Leigh Steinberg

Former super agent Leigh Steinberg opens up about past issues

 
 
FILE - In this Aug. 5, 2006, file photo, celebrity sports agent Leigh Steinberg poses during a ceremony at the Pro Football Hall of Fame in Canton, Ohio. A California court has issued a bench warrant for veteran sports agent Steinberg in a case involving a $1.4 million judgment owed to a landlord.
FILE - In this Aug. 5, 2006, file photo, celebrity sports agent Leigh Steinberg poses during a ceremony at the Pro Football Hall of Fame in Canton, Ohio. A California court has issued a bench warrant for veteran sports agent Steinberg in a case involving a $1.4 million judgment owed to a landlord.
Mark Duncan / AP

abeasley@MiamiHerald.com

What did Jerry Maguire do when he could no longer show his clients the money?

He got sober.

Leigh Steinberg, the one-time super-agent who was the muse for Cameron Crowe’s award-winning blockbuster, was the definition of down and out.

Truly one of sports’ most influential people of the past 30 years, Steinberg was bankrupt and in serious in league trouble just two years ago. In all, he had lost more than $3 million and had arrests for driving under the influence and public intoxication. Even worse: he lost his agent certification.

Now clean, he’s re-certified in football and has written a buzz-generating book that claims, among other things, that Ryan Leaf sabotaged the 1998 NFL Draft by blowing off a meeting with then-Colts coach Jim Mora.

The autobiography’s title? The Agent: My 40-Year Career Making Deals and Changing the Game. It is on sale now.

So why write the book?

“I had some opinions and philosophies that were worth expressing. One of the contexts is the traditional agency is misplaced. It defines a player as sole a function of his bank book. A real relationship should start with peeling back the onion of the client, so you can understand his deep anxieties and fears and his greatest dreams. [The key is] to treat an athlete like a person.”

What else is wrong with contemporary sports agency?

“It wrongly assumes a labor-management confrontation. I understood very early on that the real battle with the NFL was the battle it has against Major League Baseball, Home Box Office, Walt Disney World. The fan has a choice. To ever have destructive individual negotiations that push fans away or to have CBA which pits millionaires against billionaires that pushes fans away doesn't make sense.”

You mention that you had a crisis of conscience in the 1980s over head injuries. How so?

“When I would take the clients to the doctor after they had a concussion, there was no answer to the question, ‘How many is too many?’ I held a series of concussion conferences in the [1990s] to explain the state of knowledge at that point. Not much changed. In 2007, we did it again, and then the neurologists were able to say that they felt three or more concussions was the trigger for exponentially higher rates of ALS, dementia, depression, CTE. At that point I called it a ticking time bomb.”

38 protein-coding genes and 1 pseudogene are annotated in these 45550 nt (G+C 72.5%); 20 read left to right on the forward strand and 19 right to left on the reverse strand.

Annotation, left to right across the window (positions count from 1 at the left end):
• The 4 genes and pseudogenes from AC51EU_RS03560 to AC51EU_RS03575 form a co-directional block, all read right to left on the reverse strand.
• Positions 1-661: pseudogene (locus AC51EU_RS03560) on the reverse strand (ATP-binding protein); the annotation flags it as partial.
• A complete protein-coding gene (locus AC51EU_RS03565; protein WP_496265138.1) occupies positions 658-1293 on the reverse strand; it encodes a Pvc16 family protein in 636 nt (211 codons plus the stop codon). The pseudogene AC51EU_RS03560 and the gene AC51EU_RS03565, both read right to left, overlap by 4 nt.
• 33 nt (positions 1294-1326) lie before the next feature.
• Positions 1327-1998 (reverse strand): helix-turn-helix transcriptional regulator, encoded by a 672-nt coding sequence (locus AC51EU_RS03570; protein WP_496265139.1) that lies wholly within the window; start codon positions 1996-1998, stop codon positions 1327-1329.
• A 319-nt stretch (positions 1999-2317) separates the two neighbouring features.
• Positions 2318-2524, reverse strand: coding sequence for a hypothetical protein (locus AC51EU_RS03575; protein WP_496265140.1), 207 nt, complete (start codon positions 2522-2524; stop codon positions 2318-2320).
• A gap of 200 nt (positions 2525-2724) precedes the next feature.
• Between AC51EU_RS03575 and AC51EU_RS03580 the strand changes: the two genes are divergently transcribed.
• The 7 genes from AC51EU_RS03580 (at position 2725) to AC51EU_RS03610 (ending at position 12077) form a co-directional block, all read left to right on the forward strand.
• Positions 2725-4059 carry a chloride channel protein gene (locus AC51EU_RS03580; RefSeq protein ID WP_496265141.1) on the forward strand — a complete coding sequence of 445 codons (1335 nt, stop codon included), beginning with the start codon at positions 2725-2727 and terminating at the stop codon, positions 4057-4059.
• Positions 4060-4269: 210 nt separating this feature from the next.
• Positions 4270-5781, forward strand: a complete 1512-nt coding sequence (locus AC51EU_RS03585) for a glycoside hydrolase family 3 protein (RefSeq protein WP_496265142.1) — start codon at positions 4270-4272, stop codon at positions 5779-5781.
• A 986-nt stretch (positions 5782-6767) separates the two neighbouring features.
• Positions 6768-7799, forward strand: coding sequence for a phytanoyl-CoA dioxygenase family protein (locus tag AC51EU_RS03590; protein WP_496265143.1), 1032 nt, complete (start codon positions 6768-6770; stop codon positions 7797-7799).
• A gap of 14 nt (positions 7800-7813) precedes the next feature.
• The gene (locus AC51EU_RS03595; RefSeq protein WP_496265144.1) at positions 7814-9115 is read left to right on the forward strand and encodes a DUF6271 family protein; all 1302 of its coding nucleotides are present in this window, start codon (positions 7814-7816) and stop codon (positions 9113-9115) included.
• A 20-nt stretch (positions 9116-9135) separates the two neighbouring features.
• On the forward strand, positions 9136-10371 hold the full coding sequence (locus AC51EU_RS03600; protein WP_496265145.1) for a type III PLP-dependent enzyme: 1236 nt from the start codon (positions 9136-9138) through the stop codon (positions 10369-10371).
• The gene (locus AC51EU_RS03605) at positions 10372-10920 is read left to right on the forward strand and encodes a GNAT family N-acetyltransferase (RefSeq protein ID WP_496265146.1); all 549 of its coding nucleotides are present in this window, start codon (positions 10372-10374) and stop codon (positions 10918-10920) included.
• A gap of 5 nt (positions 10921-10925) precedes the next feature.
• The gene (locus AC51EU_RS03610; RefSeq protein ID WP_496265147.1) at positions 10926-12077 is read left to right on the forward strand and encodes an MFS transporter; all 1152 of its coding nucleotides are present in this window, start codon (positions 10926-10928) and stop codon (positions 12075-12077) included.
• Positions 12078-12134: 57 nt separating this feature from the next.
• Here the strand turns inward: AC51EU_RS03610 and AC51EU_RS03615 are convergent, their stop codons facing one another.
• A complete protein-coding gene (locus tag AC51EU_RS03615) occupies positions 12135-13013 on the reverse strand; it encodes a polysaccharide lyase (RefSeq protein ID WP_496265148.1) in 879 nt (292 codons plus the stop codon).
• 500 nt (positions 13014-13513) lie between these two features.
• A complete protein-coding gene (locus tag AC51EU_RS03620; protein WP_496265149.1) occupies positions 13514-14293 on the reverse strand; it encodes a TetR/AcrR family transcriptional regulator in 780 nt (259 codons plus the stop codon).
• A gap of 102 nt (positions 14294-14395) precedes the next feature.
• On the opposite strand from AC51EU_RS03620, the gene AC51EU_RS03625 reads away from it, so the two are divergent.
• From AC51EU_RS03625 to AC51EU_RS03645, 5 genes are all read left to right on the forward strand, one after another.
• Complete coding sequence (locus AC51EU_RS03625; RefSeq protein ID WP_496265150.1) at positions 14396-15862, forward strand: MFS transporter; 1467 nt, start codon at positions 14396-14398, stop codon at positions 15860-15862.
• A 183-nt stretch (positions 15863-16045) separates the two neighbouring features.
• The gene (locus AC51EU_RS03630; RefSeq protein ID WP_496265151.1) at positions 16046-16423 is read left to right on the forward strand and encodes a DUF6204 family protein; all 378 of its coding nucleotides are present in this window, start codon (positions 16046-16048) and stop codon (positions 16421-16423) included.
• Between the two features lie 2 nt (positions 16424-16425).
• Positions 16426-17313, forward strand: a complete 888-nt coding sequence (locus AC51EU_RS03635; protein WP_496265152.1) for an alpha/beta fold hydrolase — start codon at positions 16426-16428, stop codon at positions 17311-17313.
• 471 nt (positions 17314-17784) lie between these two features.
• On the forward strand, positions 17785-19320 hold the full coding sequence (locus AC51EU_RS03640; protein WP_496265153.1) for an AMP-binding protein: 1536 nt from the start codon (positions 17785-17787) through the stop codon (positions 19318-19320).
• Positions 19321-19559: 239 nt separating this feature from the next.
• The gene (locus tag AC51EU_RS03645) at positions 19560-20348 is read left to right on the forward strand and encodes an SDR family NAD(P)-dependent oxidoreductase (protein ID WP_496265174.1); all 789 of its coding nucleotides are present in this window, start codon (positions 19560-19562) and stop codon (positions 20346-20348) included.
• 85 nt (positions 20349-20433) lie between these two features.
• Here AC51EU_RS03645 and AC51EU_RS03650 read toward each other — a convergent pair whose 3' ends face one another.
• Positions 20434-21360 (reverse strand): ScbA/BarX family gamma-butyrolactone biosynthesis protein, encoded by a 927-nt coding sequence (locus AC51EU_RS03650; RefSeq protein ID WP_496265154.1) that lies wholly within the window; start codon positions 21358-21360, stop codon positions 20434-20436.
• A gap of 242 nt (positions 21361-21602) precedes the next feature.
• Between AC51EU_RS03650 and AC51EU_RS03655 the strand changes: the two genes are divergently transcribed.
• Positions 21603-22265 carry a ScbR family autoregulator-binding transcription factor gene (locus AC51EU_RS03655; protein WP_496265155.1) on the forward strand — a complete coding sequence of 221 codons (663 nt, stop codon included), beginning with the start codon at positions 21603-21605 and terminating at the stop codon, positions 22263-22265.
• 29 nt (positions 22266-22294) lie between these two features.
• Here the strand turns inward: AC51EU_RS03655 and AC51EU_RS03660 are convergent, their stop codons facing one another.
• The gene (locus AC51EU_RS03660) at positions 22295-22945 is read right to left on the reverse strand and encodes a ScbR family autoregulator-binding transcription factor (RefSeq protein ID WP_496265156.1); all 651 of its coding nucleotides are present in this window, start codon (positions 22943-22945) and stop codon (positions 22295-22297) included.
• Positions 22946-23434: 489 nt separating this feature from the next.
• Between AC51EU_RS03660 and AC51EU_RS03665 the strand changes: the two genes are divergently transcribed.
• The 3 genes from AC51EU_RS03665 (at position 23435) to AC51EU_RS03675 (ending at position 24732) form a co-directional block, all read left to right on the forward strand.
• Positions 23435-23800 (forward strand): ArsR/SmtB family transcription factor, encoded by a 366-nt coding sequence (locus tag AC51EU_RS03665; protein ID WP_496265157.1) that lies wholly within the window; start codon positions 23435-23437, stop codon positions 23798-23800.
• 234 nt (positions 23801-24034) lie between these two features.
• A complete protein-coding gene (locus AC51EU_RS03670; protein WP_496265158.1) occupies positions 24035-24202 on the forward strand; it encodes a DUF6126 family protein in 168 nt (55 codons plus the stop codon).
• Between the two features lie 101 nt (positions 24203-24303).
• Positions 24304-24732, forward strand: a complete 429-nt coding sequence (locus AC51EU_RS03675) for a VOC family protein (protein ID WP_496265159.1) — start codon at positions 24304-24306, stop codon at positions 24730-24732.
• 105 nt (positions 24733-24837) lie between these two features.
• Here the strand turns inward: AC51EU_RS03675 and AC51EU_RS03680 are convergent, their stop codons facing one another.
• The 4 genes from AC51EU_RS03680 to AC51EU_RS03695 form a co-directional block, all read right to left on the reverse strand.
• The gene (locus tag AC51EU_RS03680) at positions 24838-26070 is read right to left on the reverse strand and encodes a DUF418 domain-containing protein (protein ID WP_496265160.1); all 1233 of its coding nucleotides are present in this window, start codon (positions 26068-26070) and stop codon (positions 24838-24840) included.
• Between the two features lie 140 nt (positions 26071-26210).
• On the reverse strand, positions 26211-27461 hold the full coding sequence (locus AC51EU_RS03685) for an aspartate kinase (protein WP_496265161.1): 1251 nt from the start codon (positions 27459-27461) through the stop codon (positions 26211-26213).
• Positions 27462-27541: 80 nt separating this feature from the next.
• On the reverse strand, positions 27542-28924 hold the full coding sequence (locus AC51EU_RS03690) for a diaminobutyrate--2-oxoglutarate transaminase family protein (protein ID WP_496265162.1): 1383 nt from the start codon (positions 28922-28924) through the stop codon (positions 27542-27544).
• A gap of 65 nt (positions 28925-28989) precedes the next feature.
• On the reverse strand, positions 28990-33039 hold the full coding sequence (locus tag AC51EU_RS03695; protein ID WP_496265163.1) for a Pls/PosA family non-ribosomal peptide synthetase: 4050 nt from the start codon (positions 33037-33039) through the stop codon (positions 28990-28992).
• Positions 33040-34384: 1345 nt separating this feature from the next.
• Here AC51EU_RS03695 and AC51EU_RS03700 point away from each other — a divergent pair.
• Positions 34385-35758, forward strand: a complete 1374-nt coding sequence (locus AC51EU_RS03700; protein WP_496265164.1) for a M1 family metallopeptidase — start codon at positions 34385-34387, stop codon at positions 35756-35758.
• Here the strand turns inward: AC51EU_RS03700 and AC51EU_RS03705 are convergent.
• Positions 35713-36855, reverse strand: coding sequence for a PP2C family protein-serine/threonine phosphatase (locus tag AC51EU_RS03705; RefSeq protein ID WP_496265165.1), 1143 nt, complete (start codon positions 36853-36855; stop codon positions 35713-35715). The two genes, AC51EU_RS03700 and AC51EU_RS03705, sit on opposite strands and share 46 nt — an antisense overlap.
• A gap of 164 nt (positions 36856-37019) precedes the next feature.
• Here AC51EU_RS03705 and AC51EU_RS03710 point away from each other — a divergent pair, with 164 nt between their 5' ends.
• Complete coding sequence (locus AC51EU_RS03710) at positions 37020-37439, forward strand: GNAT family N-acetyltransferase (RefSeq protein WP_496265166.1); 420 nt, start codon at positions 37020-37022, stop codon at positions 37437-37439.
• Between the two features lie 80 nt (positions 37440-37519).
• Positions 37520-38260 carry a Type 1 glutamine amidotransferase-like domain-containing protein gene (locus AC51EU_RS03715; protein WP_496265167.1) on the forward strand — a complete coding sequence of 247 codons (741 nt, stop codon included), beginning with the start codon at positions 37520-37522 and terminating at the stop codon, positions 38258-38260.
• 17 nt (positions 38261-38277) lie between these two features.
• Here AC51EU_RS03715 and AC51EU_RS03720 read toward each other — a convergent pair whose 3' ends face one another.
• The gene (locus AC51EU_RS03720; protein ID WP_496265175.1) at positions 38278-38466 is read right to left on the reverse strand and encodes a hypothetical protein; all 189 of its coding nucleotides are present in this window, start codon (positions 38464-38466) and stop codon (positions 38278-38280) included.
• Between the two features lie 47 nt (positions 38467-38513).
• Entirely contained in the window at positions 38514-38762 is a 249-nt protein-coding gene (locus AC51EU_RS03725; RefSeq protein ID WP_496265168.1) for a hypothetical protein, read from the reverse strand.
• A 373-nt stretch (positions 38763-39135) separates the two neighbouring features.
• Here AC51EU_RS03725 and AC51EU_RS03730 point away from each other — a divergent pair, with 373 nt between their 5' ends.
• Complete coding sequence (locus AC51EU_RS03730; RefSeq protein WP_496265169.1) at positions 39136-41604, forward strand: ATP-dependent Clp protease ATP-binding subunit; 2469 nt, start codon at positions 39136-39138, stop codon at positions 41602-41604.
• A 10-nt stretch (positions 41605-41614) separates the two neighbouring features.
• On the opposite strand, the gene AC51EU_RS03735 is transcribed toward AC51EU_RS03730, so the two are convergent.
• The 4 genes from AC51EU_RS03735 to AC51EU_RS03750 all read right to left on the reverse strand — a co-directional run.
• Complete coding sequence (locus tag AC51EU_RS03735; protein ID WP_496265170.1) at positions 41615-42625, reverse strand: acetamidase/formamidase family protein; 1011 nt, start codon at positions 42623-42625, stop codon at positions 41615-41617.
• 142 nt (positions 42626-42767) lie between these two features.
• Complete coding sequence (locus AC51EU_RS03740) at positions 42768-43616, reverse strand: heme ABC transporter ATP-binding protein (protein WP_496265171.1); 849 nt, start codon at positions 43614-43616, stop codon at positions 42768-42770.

And it’s not just the big knockout blows that are dangerous, right?

“No, on every play, when an offensive player hits a defensive player, there are low-level concussive events. A concussion is a blow to the head affecting change in brain function. A high schooler could have 10,000 subconcussive hits and not know it. The cumulative is much more impactful than being knocked out three times. I think this all poses an existential threat to football.”

Can you elaborate on some of the personal demons you’ve had to conquer?

“In the 2000s, I started to experience personal reverses. My father died a long death from cancer. My two boys diagnosed with serious eye problems. Our house flooded; we had to knock it to the ground. Ultimately, I got divorced. It got to the point where I felt like Gulliver on the beach being tethered down. Unfortunately, I turned to alcohol.”

How did you come back from that?

“By March of 2010, I finally had enough. I gave the practice to the younger agents. I withdrew and went into sober living. I vowed, if nothing else, I would be sober and a good father. Went through the 12-step program. That was four years ago. Now we’re back up. On March 21, it will be four years [since my last drink].”

What is that process like?

“The first thing is to break denial and realize that you’re powerless over alcohol. No one wants to admit that. It’s a concept of having a disease in the brain. Rehabs didn't work for me. … I couldn't stop drinking. I had to go up to sober living, do the 12-step program. Very different. On a certain level, it’s about saving your life. I just stayed in that zone and tuned the rest of the world out and just healed. The reason I've been open about it is with the hope that somebody else that feels hopeless, is struggling, thinks that there's no redemption for them. They might read about my story, and it might give them hope."

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